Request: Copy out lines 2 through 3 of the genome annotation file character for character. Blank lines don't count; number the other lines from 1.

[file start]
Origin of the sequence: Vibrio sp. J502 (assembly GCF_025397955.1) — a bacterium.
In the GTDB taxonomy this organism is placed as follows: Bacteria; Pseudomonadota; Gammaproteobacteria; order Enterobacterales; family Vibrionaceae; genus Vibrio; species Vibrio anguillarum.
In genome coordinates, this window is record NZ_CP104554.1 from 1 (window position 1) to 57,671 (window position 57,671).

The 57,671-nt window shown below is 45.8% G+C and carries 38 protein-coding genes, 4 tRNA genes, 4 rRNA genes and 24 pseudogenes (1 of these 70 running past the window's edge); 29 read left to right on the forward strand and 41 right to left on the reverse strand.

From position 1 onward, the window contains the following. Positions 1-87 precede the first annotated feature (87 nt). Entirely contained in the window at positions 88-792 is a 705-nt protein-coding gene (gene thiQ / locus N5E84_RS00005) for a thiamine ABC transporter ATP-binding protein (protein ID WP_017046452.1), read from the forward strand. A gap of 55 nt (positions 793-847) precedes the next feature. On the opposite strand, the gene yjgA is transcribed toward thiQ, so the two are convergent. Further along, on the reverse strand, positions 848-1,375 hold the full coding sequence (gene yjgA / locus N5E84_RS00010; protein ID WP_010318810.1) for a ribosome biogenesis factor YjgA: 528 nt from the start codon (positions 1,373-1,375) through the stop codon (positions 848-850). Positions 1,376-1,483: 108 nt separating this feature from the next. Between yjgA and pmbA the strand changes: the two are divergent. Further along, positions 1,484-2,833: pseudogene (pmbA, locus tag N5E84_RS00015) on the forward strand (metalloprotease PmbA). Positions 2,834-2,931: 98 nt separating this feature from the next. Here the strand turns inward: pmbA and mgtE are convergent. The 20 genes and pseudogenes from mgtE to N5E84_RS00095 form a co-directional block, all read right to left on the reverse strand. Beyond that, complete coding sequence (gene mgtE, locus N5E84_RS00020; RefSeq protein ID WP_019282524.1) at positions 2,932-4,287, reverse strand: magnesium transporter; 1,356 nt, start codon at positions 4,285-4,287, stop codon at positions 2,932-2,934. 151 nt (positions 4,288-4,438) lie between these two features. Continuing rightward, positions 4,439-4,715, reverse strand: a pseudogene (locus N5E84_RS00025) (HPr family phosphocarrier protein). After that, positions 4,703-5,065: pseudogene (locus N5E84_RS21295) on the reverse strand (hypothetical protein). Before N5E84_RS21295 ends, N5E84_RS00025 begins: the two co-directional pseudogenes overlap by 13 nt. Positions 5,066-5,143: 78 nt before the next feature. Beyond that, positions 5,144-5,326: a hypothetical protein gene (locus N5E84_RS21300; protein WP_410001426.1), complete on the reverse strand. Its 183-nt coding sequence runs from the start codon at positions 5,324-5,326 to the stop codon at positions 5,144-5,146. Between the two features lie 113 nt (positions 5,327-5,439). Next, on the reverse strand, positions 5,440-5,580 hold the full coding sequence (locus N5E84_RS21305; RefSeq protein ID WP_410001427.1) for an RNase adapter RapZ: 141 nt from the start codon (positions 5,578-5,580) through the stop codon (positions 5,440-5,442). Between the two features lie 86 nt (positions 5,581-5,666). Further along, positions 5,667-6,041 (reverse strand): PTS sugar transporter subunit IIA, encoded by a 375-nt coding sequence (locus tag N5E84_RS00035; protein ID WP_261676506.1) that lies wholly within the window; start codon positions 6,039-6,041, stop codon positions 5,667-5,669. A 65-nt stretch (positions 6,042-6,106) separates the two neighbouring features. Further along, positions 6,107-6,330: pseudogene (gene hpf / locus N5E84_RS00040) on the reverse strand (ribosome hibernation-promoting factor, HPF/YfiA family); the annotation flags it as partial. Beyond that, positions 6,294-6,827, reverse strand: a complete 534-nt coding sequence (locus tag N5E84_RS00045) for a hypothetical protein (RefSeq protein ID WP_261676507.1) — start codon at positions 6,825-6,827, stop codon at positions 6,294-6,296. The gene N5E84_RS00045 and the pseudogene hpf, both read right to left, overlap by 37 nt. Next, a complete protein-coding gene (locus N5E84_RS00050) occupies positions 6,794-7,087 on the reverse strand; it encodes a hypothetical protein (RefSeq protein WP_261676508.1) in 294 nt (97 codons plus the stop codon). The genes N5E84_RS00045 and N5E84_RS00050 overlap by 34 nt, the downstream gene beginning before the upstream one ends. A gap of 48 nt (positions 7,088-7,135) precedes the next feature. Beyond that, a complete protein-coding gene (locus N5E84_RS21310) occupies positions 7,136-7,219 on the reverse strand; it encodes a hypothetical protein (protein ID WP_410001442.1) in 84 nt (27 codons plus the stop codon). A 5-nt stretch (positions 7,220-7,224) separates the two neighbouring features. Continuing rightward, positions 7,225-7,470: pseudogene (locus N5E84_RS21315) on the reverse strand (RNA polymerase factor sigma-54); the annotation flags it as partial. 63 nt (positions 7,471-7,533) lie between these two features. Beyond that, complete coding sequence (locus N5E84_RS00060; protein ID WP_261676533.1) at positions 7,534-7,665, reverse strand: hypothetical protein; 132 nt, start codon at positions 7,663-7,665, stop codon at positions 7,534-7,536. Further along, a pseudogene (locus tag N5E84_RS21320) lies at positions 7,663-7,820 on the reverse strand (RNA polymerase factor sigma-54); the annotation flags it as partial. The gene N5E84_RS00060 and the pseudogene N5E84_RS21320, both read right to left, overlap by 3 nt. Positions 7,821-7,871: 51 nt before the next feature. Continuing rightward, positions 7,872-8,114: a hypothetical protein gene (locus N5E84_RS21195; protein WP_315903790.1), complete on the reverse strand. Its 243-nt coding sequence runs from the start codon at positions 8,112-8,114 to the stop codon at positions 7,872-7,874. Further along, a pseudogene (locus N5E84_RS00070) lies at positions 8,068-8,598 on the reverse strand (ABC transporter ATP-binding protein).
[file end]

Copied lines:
In the GTDB taxonomy this organism is placed as follows: Bacteria; Pseudomonadota; Gammaproteobacteria; order Enterobacterales; family Vibrionaceae; genus Vibrio; species Vibrio anguillarum.
In genome coordinates, this window is record NZ_CP104554.1 from 1 (window position 1) to 57,671 (window position 57,671).